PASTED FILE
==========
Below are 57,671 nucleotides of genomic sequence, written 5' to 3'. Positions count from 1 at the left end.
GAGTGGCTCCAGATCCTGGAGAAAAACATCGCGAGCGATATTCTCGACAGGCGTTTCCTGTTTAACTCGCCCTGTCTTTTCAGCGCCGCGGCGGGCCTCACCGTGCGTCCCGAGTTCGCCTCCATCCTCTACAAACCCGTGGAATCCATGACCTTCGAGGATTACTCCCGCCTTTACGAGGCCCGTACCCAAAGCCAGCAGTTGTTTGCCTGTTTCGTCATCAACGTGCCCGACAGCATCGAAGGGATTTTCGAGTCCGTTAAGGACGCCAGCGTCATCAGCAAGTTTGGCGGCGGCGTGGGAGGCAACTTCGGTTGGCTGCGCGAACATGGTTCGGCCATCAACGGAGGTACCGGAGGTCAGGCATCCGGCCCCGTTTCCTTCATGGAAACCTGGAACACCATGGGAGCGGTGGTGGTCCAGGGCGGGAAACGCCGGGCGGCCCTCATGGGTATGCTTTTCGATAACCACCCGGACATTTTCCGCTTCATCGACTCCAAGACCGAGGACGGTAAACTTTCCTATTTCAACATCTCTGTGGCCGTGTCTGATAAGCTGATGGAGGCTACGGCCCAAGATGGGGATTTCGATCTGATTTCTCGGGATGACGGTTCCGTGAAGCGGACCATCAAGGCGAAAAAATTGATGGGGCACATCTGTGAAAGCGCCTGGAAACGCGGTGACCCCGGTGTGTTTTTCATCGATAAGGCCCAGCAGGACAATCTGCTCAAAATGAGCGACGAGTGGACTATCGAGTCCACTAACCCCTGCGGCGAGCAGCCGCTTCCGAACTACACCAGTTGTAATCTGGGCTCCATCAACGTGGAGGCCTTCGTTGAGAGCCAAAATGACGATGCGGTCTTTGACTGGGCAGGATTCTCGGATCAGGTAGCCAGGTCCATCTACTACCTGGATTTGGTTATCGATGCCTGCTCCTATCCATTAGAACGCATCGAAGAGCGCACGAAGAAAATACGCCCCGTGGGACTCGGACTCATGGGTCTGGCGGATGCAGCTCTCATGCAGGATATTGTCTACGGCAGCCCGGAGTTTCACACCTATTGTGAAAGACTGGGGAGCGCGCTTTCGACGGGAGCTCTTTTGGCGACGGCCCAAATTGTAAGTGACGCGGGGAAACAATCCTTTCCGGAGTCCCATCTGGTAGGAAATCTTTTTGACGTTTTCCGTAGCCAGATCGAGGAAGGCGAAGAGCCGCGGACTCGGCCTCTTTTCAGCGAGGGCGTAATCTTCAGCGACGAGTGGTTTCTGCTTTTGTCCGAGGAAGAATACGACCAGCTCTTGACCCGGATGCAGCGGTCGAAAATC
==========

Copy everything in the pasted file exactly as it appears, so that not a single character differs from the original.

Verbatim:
Below are 57,671 nucleotides of genomic sequence, written 5' to 3'. Positions count from 1 at the left end.
GAGTGGCTCCAGATCCTGGAGAAAAACATCGCGAGCGATATTCTCGACAGGCGTTTCCTGTTTAACTCGCCCTGTCTTTTCAGCGCCGCGGCGGGCCTCACCGTGCGTCCCGAGTTCGCCTCCATCCTCTACAAACCCGTGGAATCCATGACCTTCGAGGATTACTCCCGCCTTTACGAGGCCCGTACCCAAAGCCAGCAGTTGTTTGCCTGTTTCGTCATCAACGTGCCCGACAGCATCGAAGGGATTTTCGAGTCCGTTAAGGACGCCAGCGTCATCAGCAAGTTTGGCGGCGGCGTGGGAGGCAACTTCGGTTGGCTGCGCGAACATGGTTCGGCCATCAACGGAGGTACCGGAGGTCAGGCATCCGGCCCCGTTTCCTTCATGGAAACCTGGAACACCATGGGAGCGGTGGTGGTCCAGGGCGGGAAACGCCGGGCGGCCCTCATGGGTATGCTTTTCGATAACCACCCGGACATTTTCCGCTTCATCGACTCCAAGACCGAGGACGGTAAACTTTCCTATTTCAACATCTCTGTGGCCGTGTCTGATAAGCTGATGGAGGCTACGGCCCAAGATGGGGATTTCGATCTGATTTCTCGGGATGACGGTTCCGTGAAGCGGACCATCAAGGCGAAAAAATTGATGGGGCACATCTGTGAAAGCGCCTGGAAACGCGGTGACCCCGGTGTGTTTTTCATCGATAAGGCCCAGCAGGACAATCTGCTCAAAATGAGCGACGAGTGGACTATCGAGTCCACTAACCCCTGCGGCGAGCAGCCGCTTCCGAACTACACCAGTTGTAATCTGGGCTCCATCAACGTGGAGGCCTTCGTTGAGAGCCAAAATGACGATGCGGTCTTTGACTGGGCAGGATTCTCGGATCAGGTAGCCAGGTCCATCTACTACCTGGATTTGGTTATCGATGCCTGCTCCTATCCATTAGAACGCATCGAAGAGCGCACGAAGAAAATACGCCCCGTGGGACTCGGACTCATGGGTCTGGCGGATGCAGCTCTCATGCAGGATATTGTCTACGGCAGCCCGGAGTTTCACACCTATTGTGAAAGACTGGGGAGCGCGCTTTCGACGGGAGCTCTTTTGGCGACGGCCCAAATTGTAAGTGACGCGGGGAAACAATCCTTTCCGGAGTCCCATCTGGTAGGAAATCTTTTTGACGTTTTCCGTAGCCAGATCGAGGAAGGCGAAGAGCCGCGGACTCGGCCTCTTTTCAGCGAGGGCGTAATCTTCAGCGACGAGTGGTTTCTGCTTTTGTCCGAGGAAGAATACGACCAGCTCTTGACCCGGATGCAGCGGTCGAAAATC